Treacherous driving conditions with poor visibility due to persistent whiteout conditions is what motorists had to endure Wednesday as a blizzard warning remained in effect for the west coast.
Sgt. Lori Canning of the Royal Canadian Mounted Police said members of Traffic Services West spent most of Wednesday morning patrolling the highway.
She said driving conditions weren’t very good in the Deer Lake area, with slippery sections and poor visibility throughout the region.
There wasn’t much traffic moving on the highway, according to police, and that’s viewed as good news because police are encouraging people to stay off the roads unless it’s absolutely necessary to travel.
Fortunately, as of late Wednesday morning, there were no accidents reported. The only call for service involved a transport truck with an empty load getting stuck on a steep incline on one of the access roads to the city, but there were no injuries or damages to the vehicle.
It was slow moving in Corner Brook, with a frosty wind blowing snow around and causing poor visibility, but Sgt. Greg Poole of the Royal Newfoundland Constabulary said there were no accidents to report despite the poor driving conditions.
Poole said people should refrain from driving in whiteout conditions and stay home unless they have no other alternative but to travel with a nasty wind making it impossible to see a foot in front of you at times on Wednesday.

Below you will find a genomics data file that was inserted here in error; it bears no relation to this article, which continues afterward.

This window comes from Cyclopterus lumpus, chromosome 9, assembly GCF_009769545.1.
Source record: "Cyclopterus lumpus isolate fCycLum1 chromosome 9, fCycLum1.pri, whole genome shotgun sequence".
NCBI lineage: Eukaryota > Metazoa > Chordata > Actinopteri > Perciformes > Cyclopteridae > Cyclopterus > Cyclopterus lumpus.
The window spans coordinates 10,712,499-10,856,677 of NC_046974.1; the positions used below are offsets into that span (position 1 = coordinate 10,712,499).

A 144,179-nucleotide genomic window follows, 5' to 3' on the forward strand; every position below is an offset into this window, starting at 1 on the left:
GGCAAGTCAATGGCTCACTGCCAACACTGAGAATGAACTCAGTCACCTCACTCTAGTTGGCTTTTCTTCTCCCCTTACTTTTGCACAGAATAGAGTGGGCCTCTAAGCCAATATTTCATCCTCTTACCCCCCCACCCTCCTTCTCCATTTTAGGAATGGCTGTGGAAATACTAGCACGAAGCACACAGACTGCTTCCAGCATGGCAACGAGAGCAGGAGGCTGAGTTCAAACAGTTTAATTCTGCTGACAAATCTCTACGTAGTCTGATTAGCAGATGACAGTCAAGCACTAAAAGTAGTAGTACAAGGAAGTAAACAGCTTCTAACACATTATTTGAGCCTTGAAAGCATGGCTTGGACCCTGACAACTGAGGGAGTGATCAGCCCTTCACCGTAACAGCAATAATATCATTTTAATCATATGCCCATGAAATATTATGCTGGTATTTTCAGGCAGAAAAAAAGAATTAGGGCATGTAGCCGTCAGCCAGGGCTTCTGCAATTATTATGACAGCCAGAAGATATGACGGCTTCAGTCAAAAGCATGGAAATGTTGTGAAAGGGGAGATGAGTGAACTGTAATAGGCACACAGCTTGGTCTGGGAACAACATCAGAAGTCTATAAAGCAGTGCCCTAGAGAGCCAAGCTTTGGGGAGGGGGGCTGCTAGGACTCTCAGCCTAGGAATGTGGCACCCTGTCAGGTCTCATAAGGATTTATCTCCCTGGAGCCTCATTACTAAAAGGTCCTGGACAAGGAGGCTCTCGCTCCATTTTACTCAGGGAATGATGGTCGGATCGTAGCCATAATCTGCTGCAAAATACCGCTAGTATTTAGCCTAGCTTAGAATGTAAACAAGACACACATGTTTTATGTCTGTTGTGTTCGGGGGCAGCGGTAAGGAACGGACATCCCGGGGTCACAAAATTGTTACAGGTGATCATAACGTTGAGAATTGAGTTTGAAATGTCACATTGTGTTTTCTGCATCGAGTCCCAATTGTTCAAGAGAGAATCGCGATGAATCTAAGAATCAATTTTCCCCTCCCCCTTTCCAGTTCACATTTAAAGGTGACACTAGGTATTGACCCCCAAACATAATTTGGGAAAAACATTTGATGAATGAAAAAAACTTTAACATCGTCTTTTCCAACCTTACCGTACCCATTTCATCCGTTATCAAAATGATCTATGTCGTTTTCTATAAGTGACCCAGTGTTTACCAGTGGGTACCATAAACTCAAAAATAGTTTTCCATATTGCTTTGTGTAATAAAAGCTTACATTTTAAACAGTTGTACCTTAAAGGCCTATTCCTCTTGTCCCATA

It’s also been a few quiet days for members of the Corner Brook Fire Department. A department spokesman told The Star it was fairly quiet over the holiday season and there were no calls for assistance up to noon hour on Wednesday.
But it was a challenging day for city crews who were busy cleaning up the mess after city residents had a few days to celebrate a break from the daily grind.
Nobody was made available for an interview at the city but, in an email, the city’s director of public works, water and wastewater, Don Burden, said city operators were busy plowing and sanding the roads despite the challenge of high winds and poor visibility throughout the day.
Burden said one plow is in the shop for some quick repairs, but all other equipment was in use and the focus was on getting the main thoroughfares cleaned up before operators tackle the side roads.
He said city crews would continue plowing throughout the day and night until everything is cleaned up. He said the weather was slowing down city crews but it wasn’t deemed bad enough to take equipment off the roads.
According to the latest from Environment Canada, a blizzard warning remains in effect for Corner Brook area and most of the west coast of the province with flurries and snow squalls expected to continue into Thursday with an expected snowfall amount of 5-10 centimetres for the area.
Residents can expect some blustery weather over the next few days with flurries persisting throughout the region with temperatures hovering in the -5 to -8 range with winds gusting in the 80-km range.